You might have heard that Facebook is rolling out Graph Search.
Catchy but vague name? Check. Here's what it is, straight from the wizards behind the curtain: Graph Search is a way to "look up anything shared with you on Facebook...others can find stuff you’ve shared with them. Each person sees unique results." For instance, let's say you want to find friends who run, so that you can get a 5K team together. You can look for friends (or friends of friends) who have listed running as an interest using Graph Search. Your results will depend on others' privacy settings.
Graph Search is not yet available for mobile -- one of the drawbacks that CNET pointed out this week.
Another drawback relates to privacy, of course. CNET also sums this up: "There's something unsettling about Facebook making an unexpected connection between you and something you've shown interest in, and then highlighting that behavior to an undefined group of people." ReadWrite also explains how this could be problematic for Facebook and its users down the road as more people use Graph Search, perhaps for sketchy purposes.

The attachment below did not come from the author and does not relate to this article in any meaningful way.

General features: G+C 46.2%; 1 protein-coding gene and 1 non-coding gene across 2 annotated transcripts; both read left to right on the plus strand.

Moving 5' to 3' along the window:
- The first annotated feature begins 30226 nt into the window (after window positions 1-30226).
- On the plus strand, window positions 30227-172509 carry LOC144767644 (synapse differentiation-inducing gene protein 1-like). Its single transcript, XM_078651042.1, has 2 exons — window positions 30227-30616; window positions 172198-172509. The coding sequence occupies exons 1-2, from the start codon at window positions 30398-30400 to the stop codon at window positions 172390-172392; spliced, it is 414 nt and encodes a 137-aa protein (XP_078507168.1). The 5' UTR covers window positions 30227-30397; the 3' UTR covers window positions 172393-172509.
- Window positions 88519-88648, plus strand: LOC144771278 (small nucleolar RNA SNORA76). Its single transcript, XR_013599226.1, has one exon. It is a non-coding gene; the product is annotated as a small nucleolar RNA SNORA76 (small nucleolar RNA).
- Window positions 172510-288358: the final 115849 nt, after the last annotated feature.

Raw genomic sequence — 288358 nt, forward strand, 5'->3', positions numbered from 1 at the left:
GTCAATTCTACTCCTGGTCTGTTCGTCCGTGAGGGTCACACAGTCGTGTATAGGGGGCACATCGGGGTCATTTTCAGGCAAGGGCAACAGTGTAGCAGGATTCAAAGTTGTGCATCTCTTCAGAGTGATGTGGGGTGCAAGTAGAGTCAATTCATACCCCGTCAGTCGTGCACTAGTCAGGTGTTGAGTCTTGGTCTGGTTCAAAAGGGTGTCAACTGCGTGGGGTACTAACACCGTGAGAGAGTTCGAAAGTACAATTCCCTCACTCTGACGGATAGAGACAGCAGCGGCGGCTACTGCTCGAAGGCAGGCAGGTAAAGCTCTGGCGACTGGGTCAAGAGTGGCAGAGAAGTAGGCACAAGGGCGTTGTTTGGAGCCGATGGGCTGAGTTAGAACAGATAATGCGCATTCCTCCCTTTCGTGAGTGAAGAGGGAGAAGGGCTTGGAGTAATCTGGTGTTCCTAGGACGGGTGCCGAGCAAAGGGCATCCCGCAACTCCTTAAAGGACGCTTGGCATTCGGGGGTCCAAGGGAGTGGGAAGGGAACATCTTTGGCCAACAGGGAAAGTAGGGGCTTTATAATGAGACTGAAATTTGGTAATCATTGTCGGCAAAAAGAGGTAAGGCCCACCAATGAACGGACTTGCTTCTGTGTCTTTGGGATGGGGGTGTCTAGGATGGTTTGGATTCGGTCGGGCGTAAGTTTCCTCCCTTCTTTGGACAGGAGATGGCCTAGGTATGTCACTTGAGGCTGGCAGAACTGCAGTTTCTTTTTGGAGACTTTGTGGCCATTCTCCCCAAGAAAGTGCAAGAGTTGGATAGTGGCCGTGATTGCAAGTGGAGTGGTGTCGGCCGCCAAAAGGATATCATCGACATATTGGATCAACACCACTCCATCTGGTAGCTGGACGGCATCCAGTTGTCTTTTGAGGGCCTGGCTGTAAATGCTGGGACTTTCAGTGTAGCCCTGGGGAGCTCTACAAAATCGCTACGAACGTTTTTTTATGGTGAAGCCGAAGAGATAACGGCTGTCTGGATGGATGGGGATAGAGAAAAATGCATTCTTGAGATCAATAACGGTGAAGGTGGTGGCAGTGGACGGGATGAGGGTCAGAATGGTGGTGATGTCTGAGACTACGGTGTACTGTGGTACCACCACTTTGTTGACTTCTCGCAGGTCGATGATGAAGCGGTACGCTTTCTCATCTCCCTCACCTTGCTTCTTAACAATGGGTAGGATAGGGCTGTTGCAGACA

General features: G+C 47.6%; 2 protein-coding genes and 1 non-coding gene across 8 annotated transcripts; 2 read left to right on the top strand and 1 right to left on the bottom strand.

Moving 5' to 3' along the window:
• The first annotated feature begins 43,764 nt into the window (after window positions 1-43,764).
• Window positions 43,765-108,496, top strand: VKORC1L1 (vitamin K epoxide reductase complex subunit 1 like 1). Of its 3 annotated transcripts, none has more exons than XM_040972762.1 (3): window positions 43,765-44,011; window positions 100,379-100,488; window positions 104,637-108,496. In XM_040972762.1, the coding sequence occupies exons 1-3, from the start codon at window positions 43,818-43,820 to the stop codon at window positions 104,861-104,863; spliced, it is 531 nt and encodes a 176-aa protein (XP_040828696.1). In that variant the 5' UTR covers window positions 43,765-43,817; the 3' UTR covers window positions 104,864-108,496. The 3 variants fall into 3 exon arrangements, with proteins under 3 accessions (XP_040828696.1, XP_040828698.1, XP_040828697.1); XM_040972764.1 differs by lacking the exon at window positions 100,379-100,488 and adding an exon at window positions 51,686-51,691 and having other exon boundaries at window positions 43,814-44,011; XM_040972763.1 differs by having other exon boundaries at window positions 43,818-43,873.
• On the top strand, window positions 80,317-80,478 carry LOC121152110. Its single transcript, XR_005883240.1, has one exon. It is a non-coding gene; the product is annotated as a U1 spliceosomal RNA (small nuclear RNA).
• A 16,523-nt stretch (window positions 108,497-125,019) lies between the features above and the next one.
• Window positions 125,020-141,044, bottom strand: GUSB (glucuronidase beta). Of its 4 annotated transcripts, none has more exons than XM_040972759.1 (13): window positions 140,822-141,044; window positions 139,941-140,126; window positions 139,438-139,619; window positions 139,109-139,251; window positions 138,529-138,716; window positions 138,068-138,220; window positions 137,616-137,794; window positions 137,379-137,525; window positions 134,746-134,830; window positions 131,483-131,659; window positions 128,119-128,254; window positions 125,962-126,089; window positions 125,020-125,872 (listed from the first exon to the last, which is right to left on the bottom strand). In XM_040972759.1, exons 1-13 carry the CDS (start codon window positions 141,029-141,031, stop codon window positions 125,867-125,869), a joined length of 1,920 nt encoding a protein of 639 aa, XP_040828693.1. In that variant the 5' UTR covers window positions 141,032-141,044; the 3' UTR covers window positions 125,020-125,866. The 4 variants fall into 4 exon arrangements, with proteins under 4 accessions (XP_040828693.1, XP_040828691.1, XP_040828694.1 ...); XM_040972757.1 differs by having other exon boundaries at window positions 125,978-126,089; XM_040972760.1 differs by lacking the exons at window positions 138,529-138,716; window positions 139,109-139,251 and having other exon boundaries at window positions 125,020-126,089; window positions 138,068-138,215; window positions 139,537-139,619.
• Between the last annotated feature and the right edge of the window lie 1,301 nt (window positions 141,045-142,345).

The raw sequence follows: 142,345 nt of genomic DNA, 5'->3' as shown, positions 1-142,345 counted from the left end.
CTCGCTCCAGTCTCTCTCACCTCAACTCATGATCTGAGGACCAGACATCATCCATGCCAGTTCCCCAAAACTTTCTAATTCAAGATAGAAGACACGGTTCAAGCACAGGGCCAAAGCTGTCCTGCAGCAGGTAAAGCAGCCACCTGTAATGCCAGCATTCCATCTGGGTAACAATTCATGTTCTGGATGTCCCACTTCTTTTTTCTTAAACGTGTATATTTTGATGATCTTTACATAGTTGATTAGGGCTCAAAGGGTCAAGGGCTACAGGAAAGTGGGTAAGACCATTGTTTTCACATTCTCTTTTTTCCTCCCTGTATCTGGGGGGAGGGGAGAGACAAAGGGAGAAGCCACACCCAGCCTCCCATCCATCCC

What does this mean? You knew we'd get to this eventually: It's a good time to check those privacy settings (again).
Remember, you might have a friend of a friend who works at a company you might interview with someday. Do you want them to know about all your interests? All the places you've checked in at? Let's also not forget that some of your Facebook friends might be friends with relatives, exes, or relatives of exes. Yikes!
Chances are, Facebook's privacy settings aren't arranged the way they were the last time you checked. So, here's a current step-by-step guide from Mashable.
Finally, if there's something you don't want people to find about you on Facebook.....don't post it on Facebook.